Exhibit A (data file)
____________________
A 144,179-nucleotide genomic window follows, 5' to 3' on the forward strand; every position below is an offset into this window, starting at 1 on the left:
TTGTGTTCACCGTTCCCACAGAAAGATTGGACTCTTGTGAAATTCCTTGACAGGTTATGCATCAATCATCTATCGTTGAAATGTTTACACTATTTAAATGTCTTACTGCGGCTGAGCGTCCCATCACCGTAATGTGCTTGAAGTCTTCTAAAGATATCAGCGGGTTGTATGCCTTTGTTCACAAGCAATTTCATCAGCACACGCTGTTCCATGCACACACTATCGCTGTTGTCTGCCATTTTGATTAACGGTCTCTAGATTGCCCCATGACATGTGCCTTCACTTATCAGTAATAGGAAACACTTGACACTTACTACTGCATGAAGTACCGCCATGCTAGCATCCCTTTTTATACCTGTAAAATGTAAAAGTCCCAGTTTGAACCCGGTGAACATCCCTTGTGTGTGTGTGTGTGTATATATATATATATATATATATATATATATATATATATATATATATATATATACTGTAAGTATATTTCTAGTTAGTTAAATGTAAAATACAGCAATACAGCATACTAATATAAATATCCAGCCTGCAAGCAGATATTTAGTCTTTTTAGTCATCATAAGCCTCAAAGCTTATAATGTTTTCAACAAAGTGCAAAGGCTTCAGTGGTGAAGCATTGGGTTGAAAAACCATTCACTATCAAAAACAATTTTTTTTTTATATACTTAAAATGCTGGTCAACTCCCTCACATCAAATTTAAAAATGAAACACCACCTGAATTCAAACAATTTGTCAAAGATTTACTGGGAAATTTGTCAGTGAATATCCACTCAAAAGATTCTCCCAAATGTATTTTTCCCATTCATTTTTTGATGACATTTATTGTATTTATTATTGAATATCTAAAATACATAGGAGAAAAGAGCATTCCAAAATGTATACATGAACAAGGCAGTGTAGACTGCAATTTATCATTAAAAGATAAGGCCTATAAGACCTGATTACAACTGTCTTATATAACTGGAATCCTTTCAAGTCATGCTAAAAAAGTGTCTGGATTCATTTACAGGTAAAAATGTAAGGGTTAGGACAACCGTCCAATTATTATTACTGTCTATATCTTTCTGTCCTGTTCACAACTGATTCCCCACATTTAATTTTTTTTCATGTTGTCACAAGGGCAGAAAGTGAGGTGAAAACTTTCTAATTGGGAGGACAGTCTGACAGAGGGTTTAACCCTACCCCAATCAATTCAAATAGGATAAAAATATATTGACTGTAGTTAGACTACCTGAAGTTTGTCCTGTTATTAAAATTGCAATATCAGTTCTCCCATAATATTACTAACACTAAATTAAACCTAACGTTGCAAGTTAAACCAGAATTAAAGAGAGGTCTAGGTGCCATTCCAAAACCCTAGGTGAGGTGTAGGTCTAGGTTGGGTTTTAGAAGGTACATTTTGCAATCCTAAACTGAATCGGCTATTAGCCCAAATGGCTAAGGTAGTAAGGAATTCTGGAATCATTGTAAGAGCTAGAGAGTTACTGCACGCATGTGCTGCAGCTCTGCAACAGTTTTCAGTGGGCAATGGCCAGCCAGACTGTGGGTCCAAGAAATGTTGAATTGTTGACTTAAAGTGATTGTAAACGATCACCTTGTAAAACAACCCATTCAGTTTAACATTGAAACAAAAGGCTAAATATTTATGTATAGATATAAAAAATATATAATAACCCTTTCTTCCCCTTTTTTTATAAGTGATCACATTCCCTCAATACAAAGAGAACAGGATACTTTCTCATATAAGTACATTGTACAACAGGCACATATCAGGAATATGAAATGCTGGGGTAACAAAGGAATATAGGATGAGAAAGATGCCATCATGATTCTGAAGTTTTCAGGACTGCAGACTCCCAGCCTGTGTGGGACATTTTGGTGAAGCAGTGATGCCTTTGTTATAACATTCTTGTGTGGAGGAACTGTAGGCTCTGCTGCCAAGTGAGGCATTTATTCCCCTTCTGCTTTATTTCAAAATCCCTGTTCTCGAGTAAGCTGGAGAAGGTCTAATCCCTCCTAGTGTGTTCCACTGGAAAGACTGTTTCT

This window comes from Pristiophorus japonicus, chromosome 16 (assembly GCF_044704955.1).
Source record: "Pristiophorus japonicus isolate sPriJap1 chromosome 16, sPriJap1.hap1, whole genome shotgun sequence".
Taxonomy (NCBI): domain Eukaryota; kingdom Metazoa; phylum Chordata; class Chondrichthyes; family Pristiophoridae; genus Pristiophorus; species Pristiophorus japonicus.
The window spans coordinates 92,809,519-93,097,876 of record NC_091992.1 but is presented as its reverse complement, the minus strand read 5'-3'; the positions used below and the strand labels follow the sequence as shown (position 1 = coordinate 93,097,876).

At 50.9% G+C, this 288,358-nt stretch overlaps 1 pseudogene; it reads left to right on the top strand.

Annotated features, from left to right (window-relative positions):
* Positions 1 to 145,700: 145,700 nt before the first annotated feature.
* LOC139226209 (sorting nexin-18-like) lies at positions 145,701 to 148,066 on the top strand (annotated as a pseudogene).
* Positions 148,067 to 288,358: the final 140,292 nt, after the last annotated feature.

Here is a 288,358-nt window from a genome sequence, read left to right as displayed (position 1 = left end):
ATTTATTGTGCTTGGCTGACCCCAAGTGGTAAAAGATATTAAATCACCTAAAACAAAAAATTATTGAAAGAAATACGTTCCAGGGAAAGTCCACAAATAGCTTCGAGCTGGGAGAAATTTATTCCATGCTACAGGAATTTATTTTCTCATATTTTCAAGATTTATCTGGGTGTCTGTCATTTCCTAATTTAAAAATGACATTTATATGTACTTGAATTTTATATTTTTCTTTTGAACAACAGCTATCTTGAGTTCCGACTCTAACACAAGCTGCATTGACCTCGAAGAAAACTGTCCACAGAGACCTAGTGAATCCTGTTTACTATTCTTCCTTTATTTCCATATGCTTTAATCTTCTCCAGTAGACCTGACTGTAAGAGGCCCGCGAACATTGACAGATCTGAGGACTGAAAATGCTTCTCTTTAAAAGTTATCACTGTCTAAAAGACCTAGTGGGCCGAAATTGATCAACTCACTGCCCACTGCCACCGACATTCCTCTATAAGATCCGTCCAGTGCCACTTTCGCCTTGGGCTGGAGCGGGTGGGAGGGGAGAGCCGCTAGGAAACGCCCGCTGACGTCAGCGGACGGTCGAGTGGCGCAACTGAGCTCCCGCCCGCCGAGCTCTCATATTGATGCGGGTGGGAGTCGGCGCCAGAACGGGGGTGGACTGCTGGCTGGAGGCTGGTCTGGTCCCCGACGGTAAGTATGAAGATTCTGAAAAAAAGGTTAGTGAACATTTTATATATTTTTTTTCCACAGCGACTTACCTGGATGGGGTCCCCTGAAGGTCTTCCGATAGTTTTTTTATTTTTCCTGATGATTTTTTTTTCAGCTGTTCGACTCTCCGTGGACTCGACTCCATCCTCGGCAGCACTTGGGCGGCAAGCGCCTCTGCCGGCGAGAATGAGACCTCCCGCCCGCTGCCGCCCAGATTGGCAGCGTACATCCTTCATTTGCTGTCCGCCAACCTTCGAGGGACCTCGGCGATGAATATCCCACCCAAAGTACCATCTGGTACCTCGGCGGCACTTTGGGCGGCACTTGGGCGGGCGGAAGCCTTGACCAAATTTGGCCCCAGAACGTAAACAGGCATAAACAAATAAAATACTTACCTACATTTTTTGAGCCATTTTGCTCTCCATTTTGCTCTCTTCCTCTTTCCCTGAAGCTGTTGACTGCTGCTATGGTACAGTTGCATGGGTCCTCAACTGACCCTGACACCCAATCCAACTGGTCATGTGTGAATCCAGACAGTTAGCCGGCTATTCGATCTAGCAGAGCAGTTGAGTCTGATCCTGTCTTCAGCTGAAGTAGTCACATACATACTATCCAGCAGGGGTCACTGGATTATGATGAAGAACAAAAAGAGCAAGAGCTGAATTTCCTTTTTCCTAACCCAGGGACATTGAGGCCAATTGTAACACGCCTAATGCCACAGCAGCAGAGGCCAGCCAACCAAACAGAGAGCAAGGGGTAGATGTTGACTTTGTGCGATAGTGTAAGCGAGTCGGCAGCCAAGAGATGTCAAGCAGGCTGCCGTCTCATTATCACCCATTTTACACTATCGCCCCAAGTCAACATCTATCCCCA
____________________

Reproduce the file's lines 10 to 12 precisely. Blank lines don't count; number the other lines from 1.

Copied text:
* LOC139226209 (sorting nexin-18-like) lies at positions 145,701 to 148,066 on the top strand (annotated as a pseudogene).
* Positions 148,067 to 288,358: the final 140,292 nt, after the last annotated feature.

Here is a 288,358-nt window from a genome sequence, read left to right as displayed (position 1 = left end):